Monthly Archives: November 2012

Colbert on Copyright

29 November 2012

Thanks to Joshua for the tip.

Kindle Direct Publishing Adds $1.5 Million Holiday Bonus for KDP Select Authors

29 November 2012

From Amazon’s Media Room:, Inc. today announced that a bonus of $1.5 million has been added to the KDP Select global fund this holiday season. This is on top of the regular monthly fund during the three-month period from December-February. December’s regular monthly fund is $700,000, plus $700,000 of the $1.5 million holiday bonus will be paid out for December, doubling the total amount available to authors in December to $1.4 million. The remainder of the $1.5 million bonus will be paid on top of the regular fund in January and February as well. Authors worldwide can earn a share of the total global fund every time their book is borrowed from the Kindle Owners’ Lending Library on,, and, and reach more readers than ever before.

“This holiday season, millions of customers will open new Kindles, and if they’re Amazon Prime members they can borrow a book from the Kindle Owners’ Lending Library for free. The unusual thing about KDP Select is that when this happens authors get paid. With record Kindle sales worldwide, and the recent expansion of the lending library to Europe, we expect the number of books borrowed this holiday season to increase significantly,” said Russ Grandinetti, Vice President of Kindle Content. “We’ve seen authors experience incredible success with KDP Select – in only a year it’s become commonplace to see KDP Select books on our best seller list.”

Link to the rest at Media Room

It will be interesting to see what effect this additional money will have on per-book payouts for each book borrowed from the Kindle Owners Lending Library. As many indie authors attest, for the past few months, payment for a borrow has been approximately the same as royalties earned on a $2.99 ebook sale on Amazon. The larger lump sum Amazon is providing will cover more books borrowed during the big post-Christmas surge in ebook sales.

Of course, signing up for KDP Select requires that authors remove their ebooks from all other online booksellers for at least three months. If an author signed a book up for the Lending Library now, this would mean that that ebook would be unavailable for post-Christmas purchase until the first part of March by readers who receive a new Nook or Kobo ereader for Christmas, for example.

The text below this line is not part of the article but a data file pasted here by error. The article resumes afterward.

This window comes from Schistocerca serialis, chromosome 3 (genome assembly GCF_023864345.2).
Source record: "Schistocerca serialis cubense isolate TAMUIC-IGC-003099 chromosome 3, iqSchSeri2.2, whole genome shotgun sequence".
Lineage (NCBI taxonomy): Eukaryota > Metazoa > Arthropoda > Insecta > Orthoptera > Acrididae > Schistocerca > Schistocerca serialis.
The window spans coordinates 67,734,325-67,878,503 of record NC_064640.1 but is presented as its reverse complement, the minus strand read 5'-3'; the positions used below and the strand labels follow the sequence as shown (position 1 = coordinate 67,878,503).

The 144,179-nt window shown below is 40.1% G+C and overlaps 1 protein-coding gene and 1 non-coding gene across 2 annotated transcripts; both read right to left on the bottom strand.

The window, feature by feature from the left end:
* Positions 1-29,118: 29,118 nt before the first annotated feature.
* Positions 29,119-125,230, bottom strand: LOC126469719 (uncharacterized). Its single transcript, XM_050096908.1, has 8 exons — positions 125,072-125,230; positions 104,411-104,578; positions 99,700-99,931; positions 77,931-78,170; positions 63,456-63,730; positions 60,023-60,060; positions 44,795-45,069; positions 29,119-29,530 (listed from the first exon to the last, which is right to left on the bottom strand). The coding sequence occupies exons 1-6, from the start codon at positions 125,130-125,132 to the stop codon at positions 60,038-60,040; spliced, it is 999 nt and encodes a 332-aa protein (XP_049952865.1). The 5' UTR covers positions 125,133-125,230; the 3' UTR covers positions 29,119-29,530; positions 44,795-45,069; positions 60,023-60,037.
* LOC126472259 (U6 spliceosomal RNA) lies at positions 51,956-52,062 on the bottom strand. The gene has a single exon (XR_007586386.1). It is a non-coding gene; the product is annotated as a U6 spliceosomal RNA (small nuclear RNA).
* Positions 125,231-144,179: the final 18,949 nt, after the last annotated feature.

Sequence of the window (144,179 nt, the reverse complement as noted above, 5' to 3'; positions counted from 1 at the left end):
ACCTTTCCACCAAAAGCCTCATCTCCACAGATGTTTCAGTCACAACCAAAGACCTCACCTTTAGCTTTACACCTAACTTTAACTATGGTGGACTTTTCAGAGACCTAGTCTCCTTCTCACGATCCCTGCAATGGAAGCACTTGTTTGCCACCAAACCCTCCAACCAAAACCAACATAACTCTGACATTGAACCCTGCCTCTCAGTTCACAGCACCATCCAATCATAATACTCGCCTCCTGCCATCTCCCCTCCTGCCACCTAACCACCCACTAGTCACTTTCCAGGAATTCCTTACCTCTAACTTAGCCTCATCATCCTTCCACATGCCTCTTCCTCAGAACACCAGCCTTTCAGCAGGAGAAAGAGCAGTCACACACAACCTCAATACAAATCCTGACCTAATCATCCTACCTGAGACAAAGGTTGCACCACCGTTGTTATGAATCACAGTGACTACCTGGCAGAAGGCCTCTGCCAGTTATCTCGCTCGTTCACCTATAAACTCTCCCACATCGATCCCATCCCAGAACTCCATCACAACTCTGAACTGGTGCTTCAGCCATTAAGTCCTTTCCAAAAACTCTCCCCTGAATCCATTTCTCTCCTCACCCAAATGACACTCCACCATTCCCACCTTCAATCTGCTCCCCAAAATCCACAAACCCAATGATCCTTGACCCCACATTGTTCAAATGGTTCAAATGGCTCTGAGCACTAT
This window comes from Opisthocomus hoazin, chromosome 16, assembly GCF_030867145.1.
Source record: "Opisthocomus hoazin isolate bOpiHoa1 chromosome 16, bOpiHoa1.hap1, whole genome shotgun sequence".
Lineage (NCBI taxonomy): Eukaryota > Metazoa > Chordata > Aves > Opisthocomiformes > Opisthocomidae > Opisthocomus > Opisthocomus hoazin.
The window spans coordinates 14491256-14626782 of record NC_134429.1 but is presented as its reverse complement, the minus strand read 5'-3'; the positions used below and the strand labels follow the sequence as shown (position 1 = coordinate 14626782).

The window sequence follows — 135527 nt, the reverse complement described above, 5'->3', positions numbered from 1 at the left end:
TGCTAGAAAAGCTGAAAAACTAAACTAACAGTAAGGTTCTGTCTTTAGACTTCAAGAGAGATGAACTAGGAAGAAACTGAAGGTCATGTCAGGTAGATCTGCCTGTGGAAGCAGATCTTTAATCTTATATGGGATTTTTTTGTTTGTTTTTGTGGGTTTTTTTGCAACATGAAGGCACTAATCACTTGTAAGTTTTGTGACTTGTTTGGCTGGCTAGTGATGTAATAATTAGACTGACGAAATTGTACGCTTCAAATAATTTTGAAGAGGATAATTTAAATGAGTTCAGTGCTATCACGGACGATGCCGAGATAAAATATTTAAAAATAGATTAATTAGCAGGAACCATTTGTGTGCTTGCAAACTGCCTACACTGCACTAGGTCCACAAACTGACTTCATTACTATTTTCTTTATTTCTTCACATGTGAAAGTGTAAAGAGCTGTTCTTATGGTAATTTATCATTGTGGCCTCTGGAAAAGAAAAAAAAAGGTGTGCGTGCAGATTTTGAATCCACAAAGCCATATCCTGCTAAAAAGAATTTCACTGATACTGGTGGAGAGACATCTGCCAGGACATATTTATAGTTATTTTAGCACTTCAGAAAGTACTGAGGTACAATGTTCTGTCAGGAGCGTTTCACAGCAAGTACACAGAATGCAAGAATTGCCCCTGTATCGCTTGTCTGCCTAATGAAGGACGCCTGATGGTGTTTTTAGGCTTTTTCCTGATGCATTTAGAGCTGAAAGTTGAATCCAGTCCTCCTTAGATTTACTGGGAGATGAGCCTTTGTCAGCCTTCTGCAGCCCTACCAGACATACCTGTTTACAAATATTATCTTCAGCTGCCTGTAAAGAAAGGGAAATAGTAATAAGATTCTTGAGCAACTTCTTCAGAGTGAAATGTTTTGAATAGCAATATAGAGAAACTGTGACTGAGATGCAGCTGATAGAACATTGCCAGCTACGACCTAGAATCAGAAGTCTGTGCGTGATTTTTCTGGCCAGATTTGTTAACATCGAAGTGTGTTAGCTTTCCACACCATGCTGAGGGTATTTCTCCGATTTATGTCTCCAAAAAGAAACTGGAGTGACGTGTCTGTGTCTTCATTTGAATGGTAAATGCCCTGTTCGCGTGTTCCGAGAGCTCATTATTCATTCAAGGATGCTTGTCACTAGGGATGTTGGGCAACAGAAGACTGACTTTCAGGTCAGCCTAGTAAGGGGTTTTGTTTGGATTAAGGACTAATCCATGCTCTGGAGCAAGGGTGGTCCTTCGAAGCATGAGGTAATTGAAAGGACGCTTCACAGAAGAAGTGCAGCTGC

If an author generates the large majority of ebook sales from Amazon, this may be a reasonable trade-off.

An author can enroll one or more ebooks for KDP Select by checking a box in the Bookshelf section of the Kindle Direct Publishing website.

Foxconn to Make Smartphones for Microsoft, Amazon

29 November 2012
Comments Off on Foxconn to Make Smartphones for Microsoft, Amazon

From DigiTimes:

Foxconn International Holding (FIH) has reportedly landed handset orders from Microsoft and Amazon and is set to launch the devices in mid-2013, according to sources from the upstream supply chain.

. . . .

The sources pointed out that Microsoft and Amazon’s own-brand handsets will only have a limited shipment volume initially and may become a new business model for the manufacturers in the future.

Link to the rest at DigiTimes

Amazon Publishing Expands to Europe

29 November 2012

From Paid Content:

Amazon will begin publishing original books in Europe, the company announced in a letter to literary agents Wednesday. Victoria Griffith, Amazon’s head of West Coast publishing, will move to Luxembourg, while Larry Kirshbaum will assume leadership of both the Seattle and New York imprints.

. . . .

Belle also touted some sales numbers. Tim Ferriss’s The Four-Hour Chef, released November 20, “has already sold over 60,000 copies (print + Kindle),” he said. With Publishers Lunch reporting today that Four-Hour Chef sold 29,000 print copies in its first week (according to Nielsen BookScan, which tracks print sales, including those through Amazon’s website), that suggests about half Four-Hour Chef‘s sales were digital.

Amazon Publishing now has five active Seattle-based imprints, mostly focused on genres like romance and thrillers, along with the general trade and children’s divisions in New York. Publishing industry veteran Kirshbaum was hired to launch the New York division in May 2011, and it published its first books this fall — including Ferriss’s Four-Hour Chef and former Laverne & Shirley star Penny Marshall’s memoir My Mother Was Nuts. Barnes & Noble and many independent bookstores refuses to carry Amazon print titles in their stores, which limits the distribution of Amazon Publishing titles and could affect the company’s ability to sign bestselling authors in future. But, as Belle notes in his letter, the company will now attempt to bring more English-language authors to a European audience.

Link to the rest at Paid Content

Why Crowded Coffee Shops Fire Up Your Creativity

29 November 2012

From The Atlantic:

Yes, caffeine helps. But new research shows that the moderate noise level in busy cafés also perks up your creative cognition.